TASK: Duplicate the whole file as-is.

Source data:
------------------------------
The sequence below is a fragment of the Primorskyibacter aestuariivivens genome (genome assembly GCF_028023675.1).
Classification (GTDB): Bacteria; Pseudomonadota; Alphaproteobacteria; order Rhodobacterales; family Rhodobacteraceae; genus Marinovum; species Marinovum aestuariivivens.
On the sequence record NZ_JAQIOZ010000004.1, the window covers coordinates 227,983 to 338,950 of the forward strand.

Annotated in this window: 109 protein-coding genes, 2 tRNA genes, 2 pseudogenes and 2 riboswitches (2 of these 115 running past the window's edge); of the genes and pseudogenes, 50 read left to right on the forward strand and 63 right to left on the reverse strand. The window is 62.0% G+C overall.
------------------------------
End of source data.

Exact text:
The sequence below is a fragment of the Primorskyibacter aestuariivivens genome (genome assembly GCF_028023675.1).
Classification (GTDB): Bacteria; Pseudomonadota; Alphaproteobacteria; order Rhodobacterales; family Rhodobacteraceae; genus Marinovum; species Marinovum aestuariivivens.
On the sequence record NZ_JAQIOZ010000004.1, the window covers coordinates 227,983 to 338,950 of the forward strand.

Annotated in this window: 109 protein-coding genes, 2 tRNA genes, 2 pseudogenes and 2 riboswitches (2 of these 115 running past the window's edge); of the genes and pseudogenes, 50 read left to right on the forward strand and 63 right to left on the reverse strand. The window is 62.0% G+C overall.